Breastfeeding May Protect Against Meningitis – Study

Breastfeeding May Protect Against Meningitis - Study

The importance of breastfeeding for a woman’s and child’s health has been well established.

For example, babies who are not breastfed have an increased risk of infection (e.g. gastrointestinal, respiratory and ear) and mothers who don’t breastfeed have an increased risk of breast cancer.

It’s not surprising therefore leading health organisations recommend exclusive breastfeeding for the first 6 months and for breastfeeding to then continue alongside suitable complementary foods for 2 years and beyond.

Breastfeeding and Meningitis

Recent research has shown that one other way breastfeeding may be important is to help protect babies from meningitis.

Meningitis is when the membranes surrounding the brain and spinal cord (meninges) become infected. It requires immediate medical attention as it can lead to death.

So, what might it be about breastfeeding that might help protect babies against meningitis?

Sugars In Breastmilk May Help Protect Babies Against Meningitis

Group B Streptococcus (GBS) is a bacteria that can be found in the bowel and vagina of up to one third of women. The presence of this bacteria is harmless to women.

About 50% of women with GBS in their bowel or vagina transfer it to their baby during childbirth. About 1-2% of these babies develop pneumonia, sepsis and/or meningitis in the first three postnatal months.

A complex type of sugar in breastmilk (oligosaccharides) may help protect babies from infection due to GBS. Once ingested by the baby, multiple functions have been attributed to oligosaccharides.

For example they are prebiotics or food for the good bacteria in a baby’s gut helping good bacteria to flourish and out-compete harmful bacteria. They also act as decoys by fooling harmful bacteria into thinking they are a type of human cell that can be invaded – harmful bacteria attach onto them and are then excreted out of the body.

In these ways, oligosaccharides are part of the myriad of ways breastmilk helps protect babies against illness.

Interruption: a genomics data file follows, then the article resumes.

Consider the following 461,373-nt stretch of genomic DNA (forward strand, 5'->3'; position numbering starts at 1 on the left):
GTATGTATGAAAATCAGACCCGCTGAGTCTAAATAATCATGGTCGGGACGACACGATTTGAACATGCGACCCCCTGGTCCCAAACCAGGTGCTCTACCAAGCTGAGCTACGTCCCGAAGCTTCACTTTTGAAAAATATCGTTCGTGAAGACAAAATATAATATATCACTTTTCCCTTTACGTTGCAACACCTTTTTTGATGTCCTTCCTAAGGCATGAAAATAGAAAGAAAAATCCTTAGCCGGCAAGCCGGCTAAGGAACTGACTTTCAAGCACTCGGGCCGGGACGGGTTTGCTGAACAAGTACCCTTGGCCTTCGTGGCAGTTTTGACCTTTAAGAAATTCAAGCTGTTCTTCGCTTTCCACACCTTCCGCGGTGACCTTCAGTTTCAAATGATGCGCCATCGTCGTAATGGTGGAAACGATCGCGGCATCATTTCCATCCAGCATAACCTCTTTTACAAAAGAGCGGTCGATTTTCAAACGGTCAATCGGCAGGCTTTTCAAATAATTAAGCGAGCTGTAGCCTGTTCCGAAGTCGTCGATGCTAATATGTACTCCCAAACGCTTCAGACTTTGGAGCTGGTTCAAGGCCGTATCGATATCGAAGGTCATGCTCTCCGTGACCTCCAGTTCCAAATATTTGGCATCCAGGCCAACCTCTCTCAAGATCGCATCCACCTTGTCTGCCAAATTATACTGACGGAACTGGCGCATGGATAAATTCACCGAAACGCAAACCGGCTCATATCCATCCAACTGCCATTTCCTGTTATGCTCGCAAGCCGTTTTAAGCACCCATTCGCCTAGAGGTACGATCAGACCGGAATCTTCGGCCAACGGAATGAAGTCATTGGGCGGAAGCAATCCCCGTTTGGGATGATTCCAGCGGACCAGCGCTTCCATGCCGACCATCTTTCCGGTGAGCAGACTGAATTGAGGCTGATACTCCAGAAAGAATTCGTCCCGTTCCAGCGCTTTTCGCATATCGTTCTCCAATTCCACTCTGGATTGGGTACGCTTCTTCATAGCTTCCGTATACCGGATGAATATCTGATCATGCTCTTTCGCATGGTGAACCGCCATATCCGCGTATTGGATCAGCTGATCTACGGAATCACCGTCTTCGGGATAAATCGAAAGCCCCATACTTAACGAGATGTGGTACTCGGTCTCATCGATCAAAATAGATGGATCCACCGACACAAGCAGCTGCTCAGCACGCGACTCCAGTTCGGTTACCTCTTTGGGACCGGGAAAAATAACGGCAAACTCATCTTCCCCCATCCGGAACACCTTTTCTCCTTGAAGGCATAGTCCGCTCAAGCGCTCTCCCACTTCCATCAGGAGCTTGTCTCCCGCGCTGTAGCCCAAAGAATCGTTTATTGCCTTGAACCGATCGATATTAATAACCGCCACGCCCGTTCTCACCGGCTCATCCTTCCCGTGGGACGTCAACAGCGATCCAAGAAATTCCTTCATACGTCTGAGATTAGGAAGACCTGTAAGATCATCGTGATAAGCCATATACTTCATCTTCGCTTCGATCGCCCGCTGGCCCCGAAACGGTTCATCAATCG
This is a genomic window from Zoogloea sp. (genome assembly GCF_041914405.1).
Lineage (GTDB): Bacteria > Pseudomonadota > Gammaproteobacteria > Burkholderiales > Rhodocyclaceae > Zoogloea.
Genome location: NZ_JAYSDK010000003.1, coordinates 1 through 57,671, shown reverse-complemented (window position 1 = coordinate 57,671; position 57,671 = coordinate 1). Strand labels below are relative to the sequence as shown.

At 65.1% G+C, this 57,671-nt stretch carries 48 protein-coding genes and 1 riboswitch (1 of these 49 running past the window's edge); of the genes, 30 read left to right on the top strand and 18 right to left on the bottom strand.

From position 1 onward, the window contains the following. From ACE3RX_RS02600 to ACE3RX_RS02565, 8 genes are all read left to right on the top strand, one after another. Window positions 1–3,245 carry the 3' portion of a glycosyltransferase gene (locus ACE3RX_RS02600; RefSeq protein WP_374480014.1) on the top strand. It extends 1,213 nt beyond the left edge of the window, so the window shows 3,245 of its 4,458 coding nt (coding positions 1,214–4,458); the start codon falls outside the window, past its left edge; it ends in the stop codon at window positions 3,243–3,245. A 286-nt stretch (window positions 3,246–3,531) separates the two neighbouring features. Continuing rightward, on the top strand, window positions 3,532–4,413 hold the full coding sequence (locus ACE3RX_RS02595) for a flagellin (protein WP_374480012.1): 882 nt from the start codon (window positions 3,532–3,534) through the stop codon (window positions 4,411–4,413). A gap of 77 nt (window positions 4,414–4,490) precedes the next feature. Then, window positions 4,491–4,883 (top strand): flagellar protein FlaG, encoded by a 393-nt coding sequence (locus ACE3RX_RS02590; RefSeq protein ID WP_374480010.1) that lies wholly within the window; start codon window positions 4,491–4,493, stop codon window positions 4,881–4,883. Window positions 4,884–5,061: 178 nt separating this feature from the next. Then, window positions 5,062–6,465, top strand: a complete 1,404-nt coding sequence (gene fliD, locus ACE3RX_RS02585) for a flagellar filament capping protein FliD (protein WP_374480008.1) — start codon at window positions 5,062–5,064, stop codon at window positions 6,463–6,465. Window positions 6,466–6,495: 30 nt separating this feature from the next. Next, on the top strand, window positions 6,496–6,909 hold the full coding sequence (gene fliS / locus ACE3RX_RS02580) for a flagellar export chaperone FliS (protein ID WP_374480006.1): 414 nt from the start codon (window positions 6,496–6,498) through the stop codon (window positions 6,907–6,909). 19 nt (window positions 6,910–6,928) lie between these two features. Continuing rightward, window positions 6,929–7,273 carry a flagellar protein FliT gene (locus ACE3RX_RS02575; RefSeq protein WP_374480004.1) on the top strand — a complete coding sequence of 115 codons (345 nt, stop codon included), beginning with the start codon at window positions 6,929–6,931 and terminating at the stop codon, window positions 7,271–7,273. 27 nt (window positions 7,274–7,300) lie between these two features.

Each woman’s breastmilk contains a mixture of many different types of oligosaccharides. The types of oligosaccharides a woman has in her breastmilk are partly determined by her genetics. In particular, a type of genetic system (the Lewis antigen system) plays an important role in determining which type of oligosaccharides a woman’s breastmilk contains.

In the recent study, 183 women had their breastmilk tested for the oligosaccharides known to be controlled by these Lewis genes.

The women and their babies were also tested for GBS at birth, six days and between 60-89 days after birth.

The study found women who produced breastmilk oligosaccharides linked to the Lewis gene were less likely to have GBS in their gut, and their babies were also less likely to get the bacteria from their mothers during childbirth.

Also, among babies who had GBS in their gut at birth, the babies whose mothers produced a specific oligosaccharide (lacto-n-difucohexaose I) in their breastmilk were more likely to have cleared the bacteria from their body by 60-89 days after birth.

Hence, this particular oligosaccharide linked to the Lewis gene may have a protective effect against GBS.

And, laboratory testing revealed breastmilk containing this particular oligosaccharide was better at killing GBS compared to breastmilk without this particular oligosaccharide.

About 50% of women are thought to make the lacto-n-difucohexaose I oligosaccharide.

Researchers hope their findings may lead to the possibility of giving specific oligosaccharide supplements to pregnant and breastfeeding women who don’t carry the active Lewis gene and hence help protect GBS from getting into a baby’s gut.

Dr Nicholas Andreas, lead author of the research from the Department of Medicine at Imperial College London said “If we know whether a mother is colonised with Group B streptococcus and know if she carries an active copy of the Lewis gene, it may give us an indication of how likely she is to pass the bacteria on to her baby, and more personalised preventive measures could be applied.”

Breastmilk really is important for so many reasons. Let’s sit tight and wait for science to catch up even further, and discover what nature has known for eons.

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Renee Kam IBCLC CONTRIBUTOR

Renee Kam is mother to Jessica and Lara, an International Board Certified Lactation Consultant (IBCLC), a physiotherapist, author of 'The Newborn Baby Manual' and an Australian Breastfeeding Association Counsellor. In her spare time, Renee enjoys spending time with family and friends, horse riding, running and reading.


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